Synthesis of quinine was first achieved in 1944 by organic chemist Robert Woodward and Professor William Doering, and Pinaud's hair tonic made a comeback around that time, although natural quinine retained its status. Ian Fleming featured Pinaud's Eau de Quinine shampoo in chapter two of the 1963 novel On Her Majesty's Secret Service, detailing how a road-weary James Bond found hotel respite in a bottle of champagne and a cold shower using "Pinaud Elixir, that prince among shampoos." I find this interesting because it shows that Fleming himself used the shampoo, and held it in high regard. He likely booster-shot new life into Pinaud's product line, although sadly the shampoo has long been discontinued. Bring it back, Pinaud. 

Today, Eau de Quinine remains a historical novelty, but I think it's amazing that Pinaud sticks to its guns and continues making it. I wouldn't recommend it as a hair product, but heartily endorse using it as an aftershave and cologne. I get several hours of noticeable longevity from it, and find the smell very much in line with traditional barbershop tonics. It has a freshness, yet also a smokiness, a hint of tobacco, a subtle earthiness, and a masculine vanilla powder at the end that is tooled finely enough to compete with pricier fare. It gets mixed reviews, with one notable blogger calling it "utterly boring and uninspired." I disagree - this is historically inspired, and thus unavoidably interesting. 

A note on unicorn vintage hunting: for several years now some jerk has been listing a 30 oz bottle of 1960s Elixir shampoo on eBay for $1k. So far, no buyers. Let's keep it that way. Vintage Pinaud is best priced between fifty and a hundred dollars, unless the bottle is from the eighteen-hundreds, pristine, sealed, and full. 


Let's Keep the Terms "Designer" and "Niche"

A few years ago, Youtuber Daver of Fragrance Bros. fame posted a thought-provoking video in which he proposed retiring and replacing the terms "designer" and "niche" to distinguish between the two different perfume camps. His solution was to employ the labels "mainstream" and "boutique" instead. This got me thinking about why we might be more wedded to how we address these categories than we realize, particularly when he gets to the part about what "makes sense." 

Let's start by briefly considering what I like to call, "The Comedy of Semantics." This is when a description, a series of adjectives, a prevailing definition, is parlayed several different ways, with the same result each time, and without actually clarifying a subject in any iteration. Superman is the personification of The Comedy of Semantics, because we're exposed to three Supermans across his history: Superman, the supernatural alien god, Clark Kent, the supernatural alien god in plainclothes, and Super-ego Superman, the douchebag in a cape. For the record, Super-ego Superman is the real Superman.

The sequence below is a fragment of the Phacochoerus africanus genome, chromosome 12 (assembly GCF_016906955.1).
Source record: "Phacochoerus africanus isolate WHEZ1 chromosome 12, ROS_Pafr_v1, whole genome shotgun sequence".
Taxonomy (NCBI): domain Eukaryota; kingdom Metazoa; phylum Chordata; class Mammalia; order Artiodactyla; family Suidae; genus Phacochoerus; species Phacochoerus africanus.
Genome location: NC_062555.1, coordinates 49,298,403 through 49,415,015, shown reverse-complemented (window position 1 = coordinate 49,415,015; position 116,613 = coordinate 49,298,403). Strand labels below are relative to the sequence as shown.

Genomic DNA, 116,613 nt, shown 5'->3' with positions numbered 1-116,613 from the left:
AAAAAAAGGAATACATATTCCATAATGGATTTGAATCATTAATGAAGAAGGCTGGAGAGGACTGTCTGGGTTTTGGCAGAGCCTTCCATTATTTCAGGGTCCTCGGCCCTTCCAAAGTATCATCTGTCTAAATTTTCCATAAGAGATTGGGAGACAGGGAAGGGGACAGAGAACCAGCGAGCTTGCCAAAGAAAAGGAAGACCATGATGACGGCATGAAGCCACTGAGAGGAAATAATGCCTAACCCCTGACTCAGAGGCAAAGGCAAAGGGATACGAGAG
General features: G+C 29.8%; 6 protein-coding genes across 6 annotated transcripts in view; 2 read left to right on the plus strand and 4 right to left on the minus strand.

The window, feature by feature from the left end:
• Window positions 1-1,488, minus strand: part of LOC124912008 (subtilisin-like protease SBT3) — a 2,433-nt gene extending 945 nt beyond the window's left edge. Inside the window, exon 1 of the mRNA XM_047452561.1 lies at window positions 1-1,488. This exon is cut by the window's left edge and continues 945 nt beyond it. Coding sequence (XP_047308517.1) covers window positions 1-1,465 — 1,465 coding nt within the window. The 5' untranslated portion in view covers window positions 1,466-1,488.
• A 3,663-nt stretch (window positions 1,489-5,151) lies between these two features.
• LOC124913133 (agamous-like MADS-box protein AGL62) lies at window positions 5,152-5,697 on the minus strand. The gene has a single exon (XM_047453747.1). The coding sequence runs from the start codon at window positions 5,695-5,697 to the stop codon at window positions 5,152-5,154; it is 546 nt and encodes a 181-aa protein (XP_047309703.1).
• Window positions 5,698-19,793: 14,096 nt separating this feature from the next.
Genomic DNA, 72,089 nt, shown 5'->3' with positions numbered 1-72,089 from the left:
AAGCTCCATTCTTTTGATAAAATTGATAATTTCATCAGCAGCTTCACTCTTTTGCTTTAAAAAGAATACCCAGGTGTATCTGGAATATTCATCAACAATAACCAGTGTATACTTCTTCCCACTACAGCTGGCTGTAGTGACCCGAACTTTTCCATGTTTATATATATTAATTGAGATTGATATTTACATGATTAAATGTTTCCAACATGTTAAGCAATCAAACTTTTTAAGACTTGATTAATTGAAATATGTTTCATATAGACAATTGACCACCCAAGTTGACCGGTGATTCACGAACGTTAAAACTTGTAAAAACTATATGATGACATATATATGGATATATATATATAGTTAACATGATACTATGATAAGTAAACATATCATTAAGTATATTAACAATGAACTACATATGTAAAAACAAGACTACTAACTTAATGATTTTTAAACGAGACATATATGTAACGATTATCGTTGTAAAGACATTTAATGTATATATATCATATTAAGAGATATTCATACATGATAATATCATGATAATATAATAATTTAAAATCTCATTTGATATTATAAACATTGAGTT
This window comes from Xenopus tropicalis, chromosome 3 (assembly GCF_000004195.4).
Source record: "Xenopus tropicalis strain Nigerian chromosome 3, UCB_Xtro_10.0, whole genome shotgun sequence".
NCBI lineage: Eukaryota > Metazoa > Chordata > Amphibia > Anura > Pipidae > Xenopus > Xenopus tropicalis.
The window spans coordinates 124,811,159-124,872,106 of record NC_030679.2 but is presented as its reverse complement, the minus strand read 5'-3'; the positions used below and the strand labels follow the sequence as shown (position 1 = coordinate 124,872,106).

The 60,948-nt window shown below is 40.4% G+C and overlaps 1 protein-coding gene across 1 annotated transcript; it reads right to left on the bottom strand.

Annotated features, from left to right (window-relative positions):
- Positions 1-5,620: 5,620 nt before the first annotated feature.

When I say "Superman," you think of a noble hero who looks and acts like a man, yet can literally reverse Earth's rotation if he walks fast enough. When I say "Clark Kent," you think of the same guy, except he wears glasses. But Super-ego Superman? This is the long-form name for him, which is to say it's just him, pure and simple. In the 1950s, Superman's entire legacy was book after book of him belittling and insulting his friends, creatively degrading women, unduly chastising his kids, and just being an all-around jerk. He wasn't a hero, he wasn't even "super," he was just an asshole. And American teenagers scarfed it up. When the pretense of heroism was stripped away, it revealed a boorish cad. But the boorish cad was Superman with his hair down. It was inarguably Superman being himself. With that said, the Superman who saves Lois Lane and pretends to be Clark Kent is also inarguably the guy being himself. Why bother with Kent, Superman, or Superman, "King of the Earth," when the man is the same? 

The answer, of course, is in why we might be drawn to these different labels, and who they represent. For some, the unvarnished Superman is the coolest way to take in his otherworldly majesty, flowing cape and all. For others, Clark Kent holds a peculiarly familiar charm, despite the obvious bullshit. For still others, seeing Superman act out after a long day in the office by berating and insulting his friends is his most "super" act of all. There's a different audience for each, and different levels of humor in attendance. And here is where the semantics of perfumery directly apply to Daver's argument. 

Daver suggests that there's no longer any practical use for saying "designer" and "niche," because the fragrance world has expanded to the point where nothing is clear anymore, and people don't even know why they're using the terms. This may be true to some degree, but he proposed using "boutique" and "mainstream" instead, and I expressed myself in the following comment beneath his video: